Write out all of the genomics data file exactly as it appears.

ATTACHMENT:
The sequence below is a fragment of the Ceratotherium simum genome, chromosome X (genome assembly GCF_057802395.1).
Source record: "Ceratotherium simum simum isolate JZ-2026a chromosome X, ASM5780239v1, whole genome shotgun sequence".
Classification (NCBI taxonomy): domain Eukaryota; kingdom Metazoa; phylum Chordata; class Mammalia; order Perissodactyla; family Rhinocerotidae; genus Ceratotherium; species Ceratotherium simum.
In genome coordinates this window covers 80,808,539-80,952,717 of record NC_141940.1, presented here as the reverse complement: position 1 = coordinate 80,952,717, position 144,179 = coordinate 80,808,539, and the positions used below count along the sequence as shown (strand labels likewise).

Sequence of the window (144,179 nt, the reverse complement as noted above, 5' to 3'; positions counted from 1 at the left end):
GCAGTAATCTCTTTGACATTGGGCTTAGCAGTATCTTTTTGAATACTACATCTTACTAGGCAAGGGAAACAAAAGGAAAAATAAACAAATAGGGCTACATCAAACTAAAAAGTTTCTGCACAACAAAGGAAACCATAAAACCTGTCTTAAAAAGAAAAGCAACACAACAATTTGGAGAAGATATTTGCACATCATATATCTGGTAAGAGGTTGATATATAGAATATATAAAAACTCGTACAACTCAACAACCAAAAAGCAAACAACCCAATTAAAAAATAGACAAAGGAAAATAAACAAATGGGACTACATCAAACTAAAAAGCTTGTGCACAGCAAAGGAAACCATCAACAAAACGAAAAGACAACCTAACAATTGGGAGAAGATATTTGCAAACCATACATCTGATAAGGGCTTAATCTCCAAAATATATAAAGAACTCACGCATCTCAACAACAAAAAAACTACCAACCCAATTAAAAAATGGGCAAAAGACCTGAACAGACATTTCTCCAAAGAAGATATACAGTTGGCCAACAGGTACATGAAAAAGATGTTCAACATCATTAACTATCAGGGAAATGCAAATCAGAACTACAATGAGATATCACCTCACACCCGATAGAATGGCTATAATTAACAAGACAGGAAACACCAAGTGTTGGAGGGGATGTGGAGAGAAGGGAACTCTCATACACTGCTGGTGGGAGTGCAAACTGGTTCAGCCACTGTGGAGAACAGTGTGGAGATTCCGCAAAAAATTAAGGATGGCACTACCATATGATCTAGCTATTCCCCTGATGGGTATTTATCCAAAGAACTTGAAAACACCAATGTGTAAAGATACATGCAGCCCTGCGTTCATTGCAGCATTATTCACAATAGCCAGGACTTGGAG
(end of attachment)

The sequence below is a fragment of the Ceratotherium simum genome, chromosome X (genome assembly GCF_057802395.1).
Source record: "Ceratotherium simum simum isolate JZ-2026a chromosome X, ASM5780239v1, whole genome shotgun sequence".
Classification (NCBI taxonomy): domain Eukaryota; kingdom Metazoa; phylum Chordata; class Mammalia; order Perissodactyla; family Rhinocerotidae; genus Ceratotherium; species Ceratotherium simum.
In genome coordinates this window covers 80,808,539-80,952,717 of record NC_141940.1, presented here as the reverse complement: position 1 = coordinate 80,952,717, position 144,179 = coordinate 80,808,539, and the positions used below count along the sequence as shown (strand labels likewise).

Sequence of the window (144,179 nt, the reverse complement as noted above, 5' to 3'; positions counted from 1 at the left end):
GCAGTAATCTCTTTGACATTGGGCTTAGCAGTATCTTTTTGAATACTACATCTTACTAGGCAAGGGAAACAAAAGGAAAAATAAACAAATAGGGCTACATCAAACTAAAAAGTTTCTGCACAACAAAGGAAACCATAAAACCTGTCTTAAAAAGAAAAGCAACACAACAATTTGGAGAAGATATTTGCACATCATATATCTGGTAAGAGGTTGATATATAGAATATATAAAAACTCGTACAACTCAACAACCAAAAAGCAAACAACCCAATTAAAAAATAGACAAAGGAAAATAAACAAATGGGACTACATCAAACTAAAAAGCTTGTGCACAGCAAAGGAAACCATCAACAAAACGAAAAGACAACCTAACAATTGGGAGAAGATATTTGCAAACCATACATCTGATAAGGGCTTAATCTCCAAAATATATAAAGAACTCACGCATCTCAACAACAAAAAAACTACCAACCCAATTAAAAAATGGGCAAAAGACCTGAACAGACATTTCTCCAAAGAAGATATACAGTTGGCCAACAGGTACATGAAAAAGATGTTCAACATCATTAACTATCAGGGAAATGCAAATCAGAACTACAATGAGATATCACCTCACACCCGATAGAATGGCTATAATTAACAAGACAGGAAACACCAAGTGTTGGAGGGGATGTGGAGAGAAGGGAACTCTCATACACTGCTGGTGGGAGTGCAAACTGGTTCAGCCACTGTGGAGAACAGTGTGGAGATTCCGCAAAAAATTAAGGATGGCACTACCATATGATCTAGCTATTCCCCTGATGGGTATTTATCCAAAGAACTTGAAAACACCAATGTGTAAAGATACATGCAGCCCTGCGTTCATTGCAGCATTATTCACAATAGCCAGGACTTGGAG